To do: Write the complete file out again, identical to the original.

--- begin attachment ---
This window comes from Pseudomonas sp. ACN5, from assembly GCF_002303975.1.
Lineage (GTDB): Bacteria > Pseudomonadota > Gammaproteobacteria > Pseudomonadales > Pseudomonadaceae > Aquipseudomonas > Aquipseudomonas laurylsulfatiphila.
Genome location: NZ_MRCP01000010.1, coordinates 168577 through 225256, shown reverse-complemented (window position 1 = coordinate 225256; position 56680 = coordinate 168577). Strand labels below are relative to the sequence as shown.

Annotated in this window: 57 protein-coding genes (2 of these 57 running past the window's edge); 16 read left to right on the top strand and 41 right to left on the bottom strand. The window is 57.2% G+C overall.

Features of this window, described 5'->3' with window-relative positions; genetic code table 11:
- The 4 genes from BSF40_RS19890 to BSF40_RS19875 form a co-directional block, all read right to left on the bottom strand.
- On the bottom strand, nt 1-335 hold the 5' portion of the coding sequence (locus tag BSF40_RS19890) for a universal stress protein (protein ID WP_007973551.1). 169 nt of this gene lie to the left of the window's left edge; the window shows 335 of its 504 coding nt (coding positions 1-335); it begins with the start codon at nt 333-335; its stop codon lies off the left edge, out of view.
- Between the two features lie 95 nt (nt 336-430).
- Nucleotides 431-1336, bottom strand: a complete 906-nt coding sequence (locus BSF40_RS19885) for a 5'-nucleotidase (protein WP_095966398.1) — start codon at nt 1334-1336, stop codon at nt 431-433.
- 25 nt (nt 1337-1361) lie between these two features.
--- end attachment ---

This window comes from Pseudomonas sp. ACN5, from assembly GCF_002303975.1.
Lineage (GTDB): Bacteria > Pseudomonadota > Gammaproteobacteria > Pseudomonadales > Pseudomonadaceae > Aquipseudomonas > Aquipseudomonas laurylsulfatiphila.
Genome location: NZ_MRCP01000010.1, coordinates 168577 through 225256, shown reverse-complemented (window position 1 = coordinate 225256; position 56680 = coordinate 168577). Strand labels below are relative to the sequence as shown.

Annotated in this window: 57 protein-coding genes (2 of these 57 running past the window's edge); 16 read left to right on the top strand and 41 right to left on the bottom strand. The window is 57.2% G+C overall.

Features of this window, described 5'->3' with window-relative positions; genetic code table 11:
- The 4 genes from BSF40_RS19890 to BSF40_RS19875 form a co-directional block, all read right to left on the bottom strand.
- On the bottom strand, nt 1-335 hold the 5' portion of the coding sequence (locus tag BSF40_RS19890) for a universal stress protein (protein ID WP_007973551.1). 169 nt of this gene lie to the left of the window's left edge; the window shows 335 of its 504 coding nt (coding positions 1-335); it begins with the start codon at nt 333-335; its stop codon lies off the left edge, out of view.
- Between the two features lie 95 nt (nt 336-430).
- Nucleotides 431-1336, bottom strand: a complete 906-nt coding sequence (locus BSF40_RS19885) for a 5'-nucleotidase (protein WP_095966398.1) — start codon at nt 1334-1336, stop codon at nt 431-433.
- 25 nt (nt 1337-1361) lie between these two features.